The Immanent Frame contributor Mbaye Lo writes at Mondoweiss on ousted Egyptian President Mohamed Morsi’s claim of legitimacy and its underlying religious nature, drawing upon narratives from Islamic history:
There are competing conceptions of legitimacy between the Islamist administration of Morsi and the majority of the Egyptian people who associate legitimacy with substantive democracy. In Morsi’s understanding, his democratic legitimacy is the result of a formal procedure of elections and can only be (legitimately) undone if he breaks the religious contract that enhances his leadership. As such, Morsi had steadily and publicly garnered the image of a true Islamist leader throughout his one-year tenure. He has billed himself as a just Muslim who fears Allah in public, enforces public morality, and therefore deserves and expects to be judged on these grounds. Although not stated, this self-postulated religious leadership as basis for legitimacy was as much imagined as concrete. Throughout the rich and intense debate that ended up with his ousting from power, the religious dimension of his mandate was at the forefront of the argument.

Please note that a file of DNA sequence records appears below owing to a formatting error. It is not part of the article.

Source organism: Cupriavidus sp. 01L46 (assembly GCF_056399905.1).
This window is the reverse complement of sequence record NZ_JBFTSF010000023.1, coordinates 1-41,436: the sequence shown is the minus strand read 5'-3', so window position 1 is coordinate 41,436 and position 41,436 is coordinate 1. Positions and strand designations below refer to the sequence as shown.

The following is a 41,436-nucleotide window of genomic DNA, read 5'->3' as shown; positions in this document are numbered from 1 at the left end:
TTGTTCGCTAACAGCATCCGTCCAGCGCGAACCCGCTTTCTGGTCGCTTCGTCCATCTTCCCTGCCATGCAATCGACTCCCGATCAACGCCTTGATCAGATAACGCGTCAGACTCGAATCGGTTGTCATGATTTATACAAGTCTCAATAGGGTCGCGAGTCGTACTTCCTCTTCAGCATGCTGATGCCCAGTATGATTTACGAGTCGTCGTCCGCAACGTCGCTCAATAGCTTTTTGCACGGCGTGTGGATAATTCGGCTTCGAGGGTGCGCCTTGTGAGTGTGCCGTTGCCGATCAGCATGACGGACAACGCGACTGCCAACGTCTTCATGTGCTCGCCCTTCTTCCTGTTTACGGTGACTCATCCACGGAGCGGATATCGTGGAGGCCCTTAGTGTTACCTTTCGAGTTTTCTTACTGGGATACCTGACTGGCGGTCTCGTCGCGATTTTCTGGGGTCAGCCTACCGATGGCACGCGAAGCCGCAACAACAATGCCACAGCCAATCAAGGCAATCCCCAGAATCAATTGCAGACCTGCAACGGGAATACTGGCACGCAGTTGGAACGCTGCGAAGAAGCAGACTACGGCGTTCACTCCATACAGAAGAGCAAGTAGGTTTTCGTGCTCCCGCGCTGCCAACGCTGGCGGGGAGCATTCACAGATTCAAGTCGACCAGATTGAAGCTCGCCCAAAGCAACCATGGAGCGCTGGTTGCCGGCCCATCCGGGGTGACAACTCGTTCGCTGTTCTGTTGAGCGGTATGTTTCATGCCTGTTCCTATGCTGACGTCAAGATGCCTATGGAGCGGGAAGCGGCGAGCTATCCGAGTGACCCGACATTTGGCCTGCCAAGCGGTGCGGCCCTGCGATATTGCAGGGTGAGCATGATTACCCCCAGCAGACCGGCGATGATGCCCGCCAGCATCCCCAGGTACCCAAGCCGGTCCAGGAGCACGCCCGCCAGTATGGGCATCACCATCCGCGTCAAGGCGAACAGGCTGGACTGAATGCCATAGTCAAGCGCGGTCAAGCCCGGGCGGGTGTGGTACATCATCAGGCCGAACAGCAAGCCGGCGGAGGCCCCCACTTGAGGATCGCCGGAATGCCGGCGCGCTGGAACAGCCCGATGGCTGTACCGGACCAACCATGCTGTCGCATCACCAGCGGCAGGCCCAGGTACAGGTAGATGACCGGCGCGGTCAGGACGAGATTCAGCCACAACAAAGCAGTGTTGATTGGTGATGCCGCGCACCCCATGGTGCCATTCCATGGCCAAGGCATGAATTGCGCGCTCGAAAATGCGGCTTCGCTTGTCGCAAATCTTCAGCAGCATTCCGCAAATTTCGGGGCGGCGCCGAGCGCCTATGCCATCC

Read the full article here.